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THE SUNDAY PROFILE Genetic Testing: Can We Know Too Much? UC Irvine Professor Foresees Ethical Dilemmas as It Becomes Easier to Predict Birth Defects, Behavioral Problems
[Orange County Edition]
Los Angeles Times (pre-1997 Fulltext) - Los Angeles, Calif.
Author: Emmons, Steve
Date: Oct 2, 1994
Start Page: 1
Section: Life & Style; PART-E; View Desk
Abstract (Document Summary)

They are very emotional, too, as Wasmuth discovered when his daughter became pregnant last year. Early ultrasound tests showed something in the fetus that might indicate a mind-destroying defect. Gene tests would settle the question, and Wasmuth's daughter sought his advice.

Wasmuth joined the latter group and set off for Southern Illinois University with medical school in mind. The path led through Purdue University and the Baylor College of Medicine, where a genetics professor took Wasmuth under his wing. Not surprisingly, medical school was eclipsed by an increasing interest in the clinical aspects of genetics, Wasmuth says.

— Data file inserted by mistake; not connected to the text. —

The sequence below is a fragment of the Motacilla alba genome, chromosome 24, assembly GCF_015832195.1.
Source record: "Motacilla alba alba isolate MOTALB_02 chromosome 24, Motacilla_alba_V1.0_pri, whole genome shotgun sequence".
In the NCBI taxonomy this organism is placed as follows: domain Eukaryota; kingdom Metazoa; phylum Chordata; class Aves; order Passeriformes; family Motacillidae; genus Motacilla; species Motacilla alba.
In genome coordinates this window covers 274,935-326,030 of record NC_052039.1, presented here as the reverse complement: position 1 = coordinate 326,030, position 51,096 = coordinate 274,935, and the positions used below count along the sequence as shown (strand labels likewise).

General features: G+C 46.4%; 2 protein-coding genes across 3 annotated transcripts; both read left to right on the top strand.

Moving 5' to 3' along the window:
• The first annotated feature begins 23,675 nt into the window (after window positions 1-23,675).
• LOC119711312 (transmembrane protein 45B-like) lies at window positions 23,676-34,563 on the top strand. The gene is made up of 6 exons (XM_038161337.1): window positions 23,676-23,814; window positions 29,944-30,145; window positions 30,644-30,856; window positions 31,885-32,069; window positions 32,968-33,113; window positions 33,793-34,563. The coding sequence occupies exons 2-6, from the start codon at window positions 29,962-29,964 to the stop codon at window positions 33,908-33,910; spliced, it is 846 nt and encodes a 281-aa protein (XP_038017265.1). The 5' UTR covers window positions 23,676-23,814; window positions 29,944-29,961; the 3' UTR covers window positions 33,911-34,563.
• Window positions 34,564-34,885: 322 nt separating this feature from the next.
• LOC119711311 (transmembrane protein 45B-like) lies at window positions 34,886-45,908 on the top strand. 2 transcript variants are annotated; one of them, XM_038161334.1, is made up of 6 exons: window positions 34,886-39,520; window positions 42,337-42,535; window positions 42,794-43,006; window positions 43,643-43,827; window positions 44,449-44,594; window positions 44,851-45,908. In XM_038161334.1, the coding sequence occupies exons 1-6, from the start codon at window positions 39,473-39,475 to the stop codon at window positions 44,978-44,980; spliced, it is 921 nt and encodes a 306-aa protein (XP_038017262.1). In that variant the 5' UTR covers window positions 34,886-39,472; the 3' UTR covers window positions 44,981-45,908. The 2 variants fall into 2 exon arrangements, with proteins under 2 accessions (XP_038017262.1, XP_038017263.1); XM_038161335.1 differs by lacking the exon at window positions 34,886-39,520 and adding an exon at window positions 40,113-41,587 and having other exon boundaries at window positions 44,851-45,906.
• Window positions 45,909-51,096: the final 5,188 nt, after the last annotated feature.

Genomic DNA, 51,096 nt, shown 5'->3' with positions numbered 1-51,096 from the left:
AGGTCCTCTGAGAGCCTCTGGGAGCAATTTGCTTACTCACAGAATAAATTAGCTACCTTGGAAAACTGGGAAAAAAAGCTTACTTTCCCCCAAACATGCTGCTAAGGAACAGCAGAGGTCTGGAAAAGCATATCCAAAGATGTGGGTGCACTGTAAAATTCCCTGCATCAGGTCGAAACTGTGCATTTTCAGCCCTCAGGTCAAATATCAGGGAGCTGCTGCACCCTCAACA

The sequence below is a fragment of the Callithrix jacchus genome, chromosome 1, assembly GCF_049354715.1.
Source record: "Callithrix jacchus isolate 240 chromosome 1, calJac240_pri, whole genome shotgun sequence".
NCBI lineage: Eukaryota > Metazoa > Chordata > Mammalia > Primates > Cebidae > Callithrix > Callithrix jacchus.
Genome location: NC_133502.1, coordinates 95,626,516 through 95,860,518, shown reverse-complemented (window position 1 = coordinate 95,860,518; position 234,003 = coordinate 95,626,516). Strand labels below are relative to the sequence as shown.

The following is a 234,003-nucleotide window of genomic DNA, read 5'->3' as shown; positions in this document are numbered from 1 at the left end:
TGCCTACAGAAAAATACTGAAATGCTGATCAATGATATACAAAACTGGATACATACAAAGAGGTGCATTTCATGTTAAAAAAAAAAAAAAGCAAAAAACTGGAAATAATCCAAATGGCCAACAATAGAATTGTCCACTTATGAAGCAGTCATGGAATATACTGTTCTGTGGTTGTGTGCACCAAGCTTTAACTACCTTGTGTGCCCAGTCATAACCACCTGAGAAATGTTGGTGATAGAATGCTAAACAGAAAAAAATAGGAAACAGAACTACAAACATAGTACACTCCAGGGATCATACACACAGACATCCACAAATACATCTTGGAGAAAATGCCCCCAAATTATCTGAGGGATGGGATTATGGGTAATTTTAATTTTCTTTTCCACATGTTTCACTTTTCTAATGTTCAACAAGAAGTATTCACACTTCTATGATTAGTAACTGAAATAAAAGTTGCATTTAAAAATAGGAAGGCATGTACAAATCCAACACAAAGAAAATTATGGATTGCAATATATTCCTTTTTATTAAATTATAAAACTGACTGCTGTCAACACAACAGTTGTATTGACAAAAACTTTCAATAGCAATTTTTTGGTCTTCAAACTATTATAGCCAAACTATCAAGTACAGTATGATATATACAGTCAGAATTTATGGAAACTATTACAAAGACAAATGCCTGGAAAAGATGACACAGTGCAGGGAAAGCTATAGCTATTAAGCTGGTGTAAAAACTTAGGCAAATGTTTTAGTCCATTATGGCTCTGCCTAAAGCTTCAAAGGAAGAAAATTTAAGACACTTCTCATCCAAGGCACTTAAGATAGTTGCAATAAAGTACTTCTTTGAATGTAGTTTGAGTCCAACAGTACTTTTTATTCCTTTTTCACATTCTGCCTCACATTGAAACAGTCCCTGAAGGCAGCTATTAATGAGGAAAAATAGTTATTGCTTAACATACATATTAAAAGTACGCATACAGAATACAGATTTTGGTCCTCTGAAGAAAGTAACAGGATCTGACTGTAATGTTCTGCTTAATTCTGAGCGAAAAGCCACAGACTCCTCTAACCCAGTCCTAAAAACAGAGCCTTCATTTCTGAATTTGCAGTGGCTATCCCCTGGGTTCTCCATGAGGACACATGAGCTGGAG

There are 3 billion coding molecules in a complete set of human genes, and just one misplaced molecule can cause immense changes in human development. Researchers like Wasmuth search for that molecule by meticulously comparing the genes of afflicted people with the genes of normal people. Find the sequence in all the afflicted that is never seen in the normal, and you've solved the mystery.

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